U.S., Iran Says Nuclear Talks Big Differences Persist in Vienna
Secretary of State of the United States, John Kerry said Sunday that there are still large differences between Iran and six world powers negotiating over Tehran's nuclear program, comments echoed by the Islamic Republic, while the deadline approaches to reach an agreement.
United States, United Kingdom, France, Germany, Russia and China want Iran to reduce its ability to produce nuclear fuel for denying any means to produce atomic bombs quickly.
In return, the international sanctions that have hit the economy of OPEC member dependent on its oil exports gradually rise country.
Iran says it is enriching uranium for peaceful purposes related to power generation and wants sanctions are removed quickly.
But its history of concealing sensitive to UN inspectors suspect nuclear activities have generated internationally and the risk of a new war in the Middle East if diplomacy fails to agree long term.
"Obviously we still have very significant gaps, so we need to see if we can make some progress," Kerry said before a meeting with the foreign policy chief of the European Union, Catherine Ashton, and other foreign ministers of the EU traveled to the Austrian capital for the weekend to give new life to dialogue.
The Deputy Foreign Minister of Iran, Abbas Araqchi, delivered a similar message. He was quoted by Channel Iranian TV al-Alam Arabic language, saying that "disputes all great and important persist topics. We have not been able to bridge the gaps on the major issues and it is unclear whether we can achieve ".
Kerry arrived in Vienna in the morning, after reaching an agreement in Kabul with Afghan President candidates to end the election crisis.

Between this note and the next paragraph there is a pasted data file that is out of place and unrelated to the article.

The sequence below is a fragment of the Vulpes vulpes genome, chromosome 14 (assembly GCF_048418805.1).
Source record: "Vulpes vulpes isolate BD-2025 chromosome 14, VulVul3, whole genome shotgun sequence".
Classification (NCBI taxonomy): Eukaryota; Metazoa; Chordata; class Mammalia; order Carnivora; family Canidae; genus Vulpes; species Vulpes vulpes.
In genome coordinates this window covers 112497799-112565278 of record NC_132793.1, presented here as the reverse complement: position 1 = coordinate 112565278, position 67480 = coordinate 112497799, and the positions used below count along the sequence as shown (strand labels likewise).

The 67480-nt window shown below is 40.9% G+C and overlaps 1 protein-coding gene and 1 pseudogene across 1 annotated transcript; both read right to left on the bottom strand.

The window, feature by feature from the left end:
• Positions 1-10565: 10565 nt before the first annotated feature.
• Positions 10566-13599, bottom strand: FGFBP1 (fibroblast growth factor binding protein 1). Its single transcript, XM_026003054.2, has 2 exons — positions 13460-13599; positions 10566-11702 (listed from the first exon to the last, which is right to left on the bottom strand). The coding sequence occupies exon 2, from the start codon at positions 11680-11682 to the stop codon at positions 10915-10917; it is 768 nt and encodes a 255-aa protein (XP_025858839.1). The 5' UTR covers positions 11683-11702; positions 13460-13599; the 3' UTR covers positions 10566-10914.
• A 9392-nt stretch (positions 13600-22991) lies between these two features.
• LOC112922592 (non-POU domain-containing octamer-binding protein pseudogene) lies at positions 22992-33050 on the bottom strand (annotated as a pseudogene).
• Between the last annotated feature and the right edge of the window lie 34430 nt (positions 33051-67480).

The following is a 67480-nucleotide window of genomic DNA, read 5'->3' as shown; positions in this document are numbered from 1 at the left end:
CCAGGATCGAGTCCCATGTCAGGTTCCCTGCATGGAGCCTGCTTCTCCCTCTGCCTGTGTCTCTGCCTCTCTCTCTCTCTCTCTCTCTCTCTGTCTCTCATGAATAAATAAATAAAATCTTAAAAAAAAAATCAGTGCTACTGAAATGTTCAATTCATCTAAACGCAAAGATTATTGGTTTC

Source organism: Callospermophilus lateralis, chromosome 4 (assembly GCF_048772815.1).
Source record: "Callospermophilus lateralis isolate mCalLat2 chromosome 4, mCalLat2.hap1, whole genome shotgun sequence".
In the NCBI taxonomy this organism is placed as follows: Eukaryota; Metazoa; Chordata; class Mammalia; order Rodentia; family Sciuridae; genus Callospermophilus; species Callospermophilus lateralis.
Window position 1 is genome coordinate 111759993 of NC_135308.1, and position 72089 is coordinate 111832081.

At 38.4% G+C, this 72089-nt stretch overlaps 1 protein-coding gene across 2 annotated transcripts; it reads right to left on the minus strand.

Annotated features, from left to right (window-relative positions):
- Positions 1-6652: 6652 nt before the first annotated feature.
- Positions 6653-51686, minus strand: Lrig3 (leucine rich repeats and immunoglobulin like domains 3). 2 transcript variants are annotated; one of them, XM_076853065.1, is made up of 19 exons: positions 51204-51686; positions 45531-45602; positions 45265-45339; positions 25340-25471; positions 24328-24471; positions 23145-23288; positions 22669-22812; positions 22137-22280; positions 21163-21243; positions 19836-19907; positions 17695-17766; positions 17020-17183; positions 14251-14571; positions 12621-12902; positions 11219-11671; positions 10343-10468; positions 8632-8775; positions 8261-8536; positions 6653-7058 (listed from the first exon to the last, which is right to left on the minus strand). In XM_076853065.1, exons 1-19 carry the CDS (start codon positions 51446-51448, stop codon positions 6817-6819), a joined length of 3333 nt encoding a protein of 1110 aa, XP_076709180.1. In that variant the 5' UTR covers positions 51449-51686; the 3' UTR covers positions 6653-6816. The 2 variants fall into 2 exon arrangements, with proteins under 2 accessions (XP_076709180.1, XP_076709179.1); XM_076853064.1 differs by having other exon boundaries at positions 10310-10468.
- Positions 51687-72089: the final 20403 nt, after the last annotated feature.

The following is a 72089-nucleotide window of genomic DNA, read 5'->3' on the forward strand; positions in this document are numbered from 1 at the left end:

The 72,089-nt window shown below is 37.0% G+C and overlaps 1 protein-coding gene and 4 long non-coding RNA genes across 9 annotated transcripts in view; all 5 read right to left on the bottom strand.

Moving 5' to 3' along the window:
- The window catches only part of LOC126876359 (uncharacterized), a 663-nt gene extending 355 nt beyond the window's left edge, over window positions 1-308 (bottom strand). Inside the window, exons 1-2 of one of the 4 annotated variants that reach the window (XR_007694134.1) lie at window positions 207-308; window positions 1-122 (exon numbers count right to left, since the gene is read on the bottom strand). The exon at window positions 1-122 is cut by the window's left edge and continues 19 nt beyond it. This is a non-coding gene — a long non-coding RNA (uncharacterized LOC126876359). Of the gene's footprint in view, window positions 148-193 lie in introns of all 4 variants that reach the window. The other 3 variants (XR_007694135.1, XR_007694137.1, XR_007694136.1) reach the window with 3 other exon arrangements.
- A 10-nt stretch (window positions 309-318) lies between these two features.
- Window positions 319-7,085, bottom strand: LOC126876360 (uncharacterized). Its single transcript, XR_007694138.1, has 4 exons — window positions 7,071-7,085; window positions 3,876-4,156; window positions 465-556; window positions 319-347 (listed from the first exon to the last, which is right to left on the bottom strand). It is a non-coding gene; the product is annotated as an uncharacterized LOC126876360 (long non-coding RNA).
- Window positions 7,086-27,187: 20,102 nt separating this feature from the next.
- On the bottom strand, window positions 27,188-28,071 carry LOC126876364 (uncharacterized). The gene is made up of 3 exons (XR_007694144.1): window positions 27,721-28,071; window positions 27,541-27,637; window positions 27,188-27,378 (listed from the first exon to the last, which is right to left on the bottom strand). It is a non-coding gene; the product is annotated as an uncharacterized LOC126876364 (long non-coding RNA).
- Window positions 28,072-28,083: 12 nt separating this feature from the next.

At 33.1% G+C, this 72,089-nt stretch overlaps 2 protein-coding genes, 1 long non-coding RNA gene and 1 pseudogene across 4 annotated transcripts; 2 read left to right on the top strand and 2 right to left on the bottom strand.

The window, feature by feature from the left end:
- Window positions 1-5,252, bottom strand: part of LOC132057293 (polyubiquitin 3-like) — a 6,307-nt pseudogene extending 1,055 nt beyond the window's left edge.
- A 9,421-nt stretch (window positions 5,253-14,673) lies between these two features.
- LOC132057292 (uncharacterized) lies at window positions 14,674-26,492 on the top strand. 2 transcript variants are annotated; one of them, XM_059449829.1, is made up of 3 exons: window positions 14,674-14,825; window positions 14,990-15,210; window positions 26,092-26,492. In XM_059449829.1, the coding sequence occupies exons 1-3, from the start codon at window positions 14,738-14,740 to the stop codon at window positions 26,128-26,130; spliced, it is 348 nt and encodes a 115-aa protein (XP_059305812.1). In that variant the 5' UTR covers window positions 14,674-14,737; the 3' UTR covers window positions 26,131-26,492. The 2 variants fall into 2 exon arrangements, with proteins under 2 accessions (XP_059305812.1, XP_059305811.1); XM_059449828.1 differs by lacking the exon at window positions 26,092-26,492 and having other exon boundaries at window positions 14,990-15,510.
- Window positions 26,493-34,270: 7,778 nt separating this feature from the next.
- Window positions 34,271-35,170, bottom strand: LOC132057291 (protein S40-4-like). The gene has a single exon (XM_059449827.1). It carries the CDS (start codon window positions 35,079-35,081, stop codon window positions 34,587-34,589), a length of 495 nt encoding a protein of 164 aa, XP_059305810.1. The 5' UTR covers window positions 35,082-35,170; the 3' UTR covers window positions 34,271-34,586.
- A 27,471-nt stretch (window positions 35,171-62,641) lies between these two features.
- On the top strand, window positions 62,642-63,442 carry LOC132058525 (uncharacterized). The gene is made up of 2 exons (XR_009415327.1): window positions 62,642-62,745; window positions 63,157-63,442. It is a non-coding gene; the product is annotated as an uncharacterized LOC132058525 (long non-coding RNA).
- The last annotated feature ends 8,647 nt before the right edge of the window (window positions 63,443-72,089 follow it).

"It is vital to ensure that Iran will not develop a nuclear weapon and that its program is peaceful, that's what we're trying to accomplish here, and hopefully we can achieve some progress," Kerry said in Vienna.
Araqchi said "he is not pessimistic, but it is not very optimistic" about the chances of reaching an agreement with the sextet before the self-imposed deadline. "No proposal has been accepted yet. We have not reached any agreement on the (Iranian program) enrichment and ability," he said.
He added that if negotiations fail, Iran resumed enrichment of high-level suspended on January 20, when a preliminary agreement between the parties was reached two months before entry into force. Iran scored a partial easing of sanctions in exchange.
The agreement of November 24 included a provision to extend negotiations on a permanent agreement in six months if all parties agree. Araqchi said "there is a possibility to extend negotiations for a few days or a few weeks if progress is made."
A senior official of the United States said an extension would be difficult to see without seeing "significant progress on key issues."
(Additional reporting by Parisa Hafezi, Fredrik Dahl and Louis Charbonneau; Written by Louis Charbonneau; Spanish Editing by Peter Cooney)